GROWING AND NURTURING DRAGON FRUITS
If you’ve never heard of dragon fruit, you might be familiar with its other names: strawberry pear and pitaya or pitahaya.Dragon fruit (or pitaya) comes from a cactus of the type Hylocereus. It’s a fast-growing crop, and the plants can produce for more than 20 years once established.
Dragon fruit will likely agree with your palate if you prefer sweet-tasting, rather than sour fruit .Some people compare the taste of dragon fruit to a combination of kiwi and pear. So if you’re a fan of these types of fruit, there’s a pretty good chance you’ll fall in love with dragon fruit
The demand for Dragon Fruits is increasing nowadays as they have a lot of health benefits. Almost all age personality can consume Dragon fruits from children to the aged. In addition, Dragon fruits taste sweet as compared to other exotic fruits. Due to these unique characters, many farmers are looking toward Dragon fruit farming.
Dragon fruit can be planted as ornamental plants, but they do bare delicious fruit that is rather tasty. In fact, it is often used in jams, ice cream, fruit juice, and wine.
One plant can produce fruit for 20 to 30 years, so if you plant one, be ready for a lot of dragon fruit.
The thick fleshy stems can grow upto4m,in a single growing season and must be trained and tied onto a single pole or a trellis of about 1.8m high. precast concrete poles are widely used and three to four plants can be trained onto one pole.
Dragon Fruit Cactuses are self-fertile. You will get fruit with only one plant. However, adding an additional Dragon Fruit Cactus will drastically increase the size of your crop.
TYPES OF DRAGON FRUITS
Regardless of the type of dragon fruit that you are growing the fruit will be green until it is ripe. At that time, it will either be bright yellow in coloration or red. The inside pulp of each piece of fruit will be filled will small seeds that look similar to those that can be found in a kiwi fruit. The three types of dragon fruit are:
- Hylocereus Megalanthus – This type of dragon fruit has a white fruit flesh and a yellow shell. The shell of this variation is a bit thornier than the rest of the variations, so it is rarer to see in a garden.
- Hylocereus Undatus – This is a variation that has the same white flesh, but the exterior of this fruit is red in color.
- Hylocereus Costaricensis – This type of fruit is red in coloration on both the shell and in the flesh. The flesh is often a deep red coloration that looks almost unnatural or blood–like.
This plant is able to grow in any soil that is well draining, but it prefers to grow in soil that is slightly acidic with a pH level that is between six and seven.
Sandy soil is the best option for this plant; if it is not available, just ensure that it is well draining soil.
Each plant should be applied with10 to 15kg of organic compost, thereafter increase the amount of organic fertilizer by 2kg per year.
To ensure that the dragon fruit is growing properly, give it some fertilizer every month during the active growing season. During the cold winter months, you will want to stop feeding your plant for a few months.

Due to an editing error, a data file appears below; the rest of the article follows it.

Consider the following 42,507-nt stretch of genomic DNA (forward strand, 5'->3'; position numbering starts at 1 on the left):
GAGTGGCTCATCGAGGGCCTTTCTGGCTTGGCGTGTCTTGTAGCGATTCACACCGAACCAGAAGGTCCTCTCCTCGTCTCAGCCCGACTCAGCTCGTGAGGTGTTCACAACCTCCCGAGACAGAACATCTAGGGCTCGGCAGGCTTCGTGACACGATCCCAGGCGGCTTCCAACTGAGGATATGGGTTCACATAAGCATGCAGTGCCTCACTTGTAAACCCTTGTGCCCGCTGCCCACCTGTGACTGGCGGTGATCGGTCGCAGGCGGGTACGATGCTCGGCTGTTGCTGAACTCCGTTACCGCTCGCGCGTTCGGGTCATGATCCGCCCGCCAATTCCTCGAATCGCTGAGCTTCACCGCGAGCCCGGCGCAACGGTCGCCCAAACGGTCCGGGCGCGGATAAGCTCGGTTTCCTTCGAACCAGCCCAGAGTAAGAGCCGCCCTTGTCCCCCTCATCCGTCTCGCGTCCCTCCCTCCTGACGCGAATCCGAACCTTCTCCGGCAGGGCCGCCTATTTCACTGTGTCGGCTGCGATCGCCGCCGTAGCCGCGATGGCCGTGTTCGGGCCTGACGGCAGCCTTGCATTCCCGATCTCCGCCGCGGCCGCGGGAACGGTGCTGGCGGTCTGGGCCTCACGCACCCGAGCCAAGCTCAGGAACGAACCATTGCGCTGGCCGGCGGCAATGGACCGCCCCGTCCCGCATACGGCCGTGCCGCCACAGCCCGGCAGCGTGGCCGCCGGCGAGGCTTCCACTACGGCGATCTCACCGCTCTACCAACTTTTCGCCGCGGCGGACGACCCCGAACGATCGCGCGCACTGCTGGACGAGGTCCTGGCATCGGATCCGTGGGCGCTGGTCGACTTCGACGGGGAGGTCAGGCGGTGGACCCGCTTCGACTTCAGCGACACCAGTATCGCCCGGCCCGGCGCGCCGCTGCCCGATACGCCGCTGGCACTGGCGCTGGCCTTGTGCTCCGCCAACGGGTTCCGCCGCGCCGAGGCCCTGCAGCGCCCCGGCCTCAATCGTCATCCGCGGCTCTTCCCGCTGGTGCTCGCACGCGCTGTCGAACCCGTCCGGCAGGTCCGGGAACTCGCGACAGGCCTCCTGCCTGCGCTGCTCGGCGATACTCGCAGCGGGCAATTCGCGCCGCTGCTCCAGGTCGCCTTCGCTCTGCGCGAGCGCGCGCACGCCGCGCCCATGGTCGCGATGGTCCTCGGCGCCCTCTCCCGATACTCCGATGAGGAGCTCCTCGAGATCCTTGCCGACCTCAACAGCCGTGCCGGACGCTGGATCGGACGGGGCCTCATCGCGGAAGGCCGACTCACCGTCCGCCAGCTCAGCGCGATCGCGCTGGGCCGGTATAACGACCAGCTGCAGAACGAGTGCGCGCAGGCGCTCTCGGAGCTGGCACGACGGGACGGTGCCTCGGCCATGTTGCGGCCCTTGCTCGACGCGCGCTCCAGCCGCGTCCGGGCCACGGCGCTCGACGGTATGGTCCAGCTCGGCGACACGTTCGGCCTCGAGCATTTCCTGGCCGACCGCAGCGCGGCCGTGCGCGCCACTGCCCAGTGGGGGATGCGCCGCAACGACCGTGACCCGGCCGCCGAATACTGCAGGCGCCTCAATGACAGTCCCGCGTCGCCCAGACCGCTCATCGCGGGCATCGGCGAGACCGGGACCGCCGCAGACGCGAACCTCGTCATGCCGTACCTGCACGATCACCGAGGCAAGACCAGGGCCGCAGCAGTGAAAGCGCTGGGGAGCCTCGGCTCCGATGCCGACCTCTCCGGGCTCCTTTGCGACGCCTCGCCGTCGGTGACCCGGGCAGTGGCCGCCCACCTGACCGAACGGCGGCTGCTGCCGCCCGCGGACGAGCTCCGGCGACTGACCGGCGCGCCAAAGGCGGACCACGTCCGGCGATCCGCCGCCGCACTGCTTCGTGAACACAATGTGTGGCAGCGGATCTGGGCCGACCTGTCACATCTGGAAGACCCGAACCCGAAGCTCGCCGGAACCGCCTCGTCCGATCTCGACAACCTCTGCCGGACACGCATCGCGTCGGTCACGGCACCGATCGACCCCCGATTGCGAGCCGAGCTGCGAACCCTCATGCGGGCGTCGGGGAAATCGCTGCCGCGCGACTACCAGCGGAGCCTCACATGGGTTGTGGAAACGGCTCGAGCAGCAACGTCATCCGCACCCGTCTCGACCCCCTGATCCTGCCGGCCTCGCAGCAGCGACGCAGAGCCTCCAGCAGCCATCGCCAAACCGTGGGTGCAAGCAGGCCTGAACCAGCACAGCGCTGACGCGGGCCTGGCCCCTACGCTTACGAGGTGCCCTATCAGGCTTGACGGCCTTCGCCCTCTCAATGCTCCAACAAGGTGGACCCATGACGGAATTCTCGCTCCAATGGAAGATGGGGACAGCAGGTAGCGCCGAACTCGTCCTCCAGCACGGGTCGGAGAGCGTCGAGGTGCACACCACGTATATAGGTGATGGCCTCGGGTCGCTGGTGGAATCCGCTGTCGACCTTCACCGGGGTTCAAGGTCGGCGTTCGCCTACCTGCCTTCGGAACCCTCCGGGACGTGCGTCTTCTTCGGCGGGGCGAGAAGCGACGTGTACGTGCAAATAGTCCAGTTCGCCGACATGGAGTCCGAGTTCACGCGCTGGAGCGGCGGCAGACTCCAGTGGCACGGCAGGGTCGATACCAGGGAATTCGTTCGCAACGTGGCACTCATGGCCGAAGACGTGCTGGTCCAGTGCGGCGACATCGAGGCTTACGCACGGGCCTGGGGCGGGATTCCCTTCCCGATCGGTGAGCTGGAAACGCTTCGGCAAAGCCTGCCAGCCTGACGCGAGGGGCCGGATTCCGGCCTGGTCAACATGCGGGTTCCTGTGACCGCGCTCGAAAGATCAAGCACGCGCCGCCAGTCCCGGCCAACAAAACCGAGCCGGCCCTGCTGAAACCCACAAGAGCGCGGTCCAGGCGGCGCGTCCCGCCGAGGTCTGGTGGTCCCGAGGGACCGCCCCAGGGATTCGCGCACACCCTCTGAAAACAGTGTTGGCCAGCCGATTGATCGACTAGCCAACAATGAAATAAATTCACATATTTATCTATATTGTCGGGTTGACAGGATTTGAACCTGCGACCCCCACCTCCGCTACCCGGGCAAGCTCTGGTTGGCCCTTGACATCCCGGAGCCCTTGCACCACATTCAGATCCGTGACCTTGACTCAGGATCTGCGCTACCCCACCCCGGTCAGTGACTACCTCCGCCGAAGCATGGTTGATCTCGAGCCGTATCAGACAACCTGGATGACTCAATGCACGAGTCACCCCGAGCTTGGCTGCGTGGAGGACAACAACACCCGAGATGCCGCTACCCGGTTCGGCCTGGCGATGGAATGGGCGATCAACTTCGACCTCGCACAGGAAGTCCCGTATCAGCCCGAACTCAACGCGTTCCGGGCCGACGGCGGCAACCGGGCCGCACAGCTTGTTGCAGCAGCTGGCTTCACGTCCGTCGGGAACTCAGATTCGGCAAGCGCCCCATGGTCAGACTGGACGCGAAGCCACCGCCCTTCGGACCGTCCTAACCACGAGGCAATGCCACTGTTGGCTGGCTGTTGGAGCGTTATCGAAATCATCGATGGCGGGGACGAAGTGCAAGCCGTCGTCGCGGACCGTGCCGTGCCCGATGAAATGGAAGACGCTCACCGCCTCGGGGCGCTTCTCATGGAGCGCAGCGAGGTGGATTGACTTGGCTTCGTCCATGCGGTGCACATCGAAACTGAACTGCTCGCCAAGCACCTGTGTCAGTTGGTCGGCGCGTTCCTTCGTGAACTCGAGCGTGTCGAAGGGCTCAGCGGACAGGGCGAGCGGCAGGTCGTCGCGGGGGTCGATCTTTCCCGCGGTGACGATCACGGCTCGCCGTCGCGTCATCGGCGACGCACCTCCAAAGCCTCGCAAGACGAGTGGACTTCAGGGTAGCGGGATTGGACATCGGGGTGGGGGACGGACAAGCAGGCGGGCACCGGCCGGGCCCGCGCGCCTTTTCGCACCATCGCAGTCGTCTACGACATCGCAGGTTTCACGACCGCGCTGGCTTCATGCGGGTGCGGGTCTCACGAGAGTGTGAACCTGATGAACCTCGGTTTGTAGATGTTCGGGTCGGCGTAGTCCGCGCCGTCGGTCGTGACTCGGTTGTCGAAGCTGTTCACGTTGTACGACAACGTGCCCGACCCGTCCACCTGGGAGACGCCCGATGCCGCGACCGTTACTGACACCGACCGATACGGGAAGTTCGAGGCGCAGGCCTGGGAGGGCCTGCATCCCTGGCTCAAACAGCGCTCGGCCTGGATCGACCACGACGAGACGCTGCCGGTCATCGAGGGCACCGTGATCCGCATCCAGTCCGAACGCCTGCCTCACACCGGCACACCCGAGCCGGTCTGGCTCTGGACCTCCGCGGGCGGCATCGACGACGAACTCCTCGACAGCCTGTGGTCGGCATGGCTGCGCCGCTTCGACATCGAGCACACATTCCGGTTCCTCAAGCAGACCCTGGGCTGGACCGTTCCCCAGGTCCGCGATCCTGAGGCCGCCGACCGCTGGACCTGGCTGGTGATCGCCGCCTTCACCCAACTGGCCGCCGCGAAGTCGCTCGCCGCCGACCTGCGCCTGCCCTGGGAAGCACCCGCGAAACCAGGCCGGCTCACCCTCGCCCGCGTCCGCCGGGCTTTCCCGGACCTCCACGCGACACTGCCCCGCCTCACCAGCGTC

Because this plant is a cactus plant, it is important to make sure that you are watering it properly. Only water the plant when the top of the soil is dry to the touch, and do not allow the plant to sit in water. The soil needs to be moist, not soaked.
Drip irrigation can be used for effective water usage.
The base of the plant can see a little shade, but the tips of the plant require full sun to ensure that the plant blooms properly. If too much shade is given to the plant, the fruit will not do well.
Dragon fruit will not grow in cold climates, so make sure that the temperature is above 40 degrees Fahrenheit to prevent damage from occurring to the plant.
For optimal growth, the temperature needs to be between 65 and 80 degrees Fahrenheit.
Pests and Diseases of Dragon Fruit
Dragon fruit are generally tough plants but watch out for the following problems which can crop up:
- Caterpillars – pick these off by hand as soon as you see them.
- Snails and slugs – young plants are most vulnerable as snails and slugs can chew away large sections and interfere with the initial training of the main stems. Less of an issue with established plants.
- Fungal problems – high humidity and overhead watering can sometimes cause various diseases to develop on stems, flowers and fruit. Prune off badly affected sections and if the plant is congested remove additional branches to improve airflow. Adjust your watering regime to eliminate overhead watering. Improve plant strength with weekly applications of eco-seaweed.
- Split fruit – usually due to excessive watering/rain when the fruit is ripening.
- Stem/root rot – most common when grown in poorly draining soil or regions which have cold wet season. Work on improving soil drainage or move into a pot with a well-draining potting mix.
Harvesting Dragon Fruits
Fruit is ripe approximately a month after flowering but this can vary with local conditions. Fruit will not continue to ripen once picked so you need to look for other signs before picking.
Check that the colour of the fruit is bright and even all over and the small “wings” on the fruit are starting to wither. Lightly press the fruit in your hand and if ripe it will give just a little. Pick by twisting the fruit off the plant or cut with secateurs.
The skin is not edible but the seeds are just like a kiwi fruit.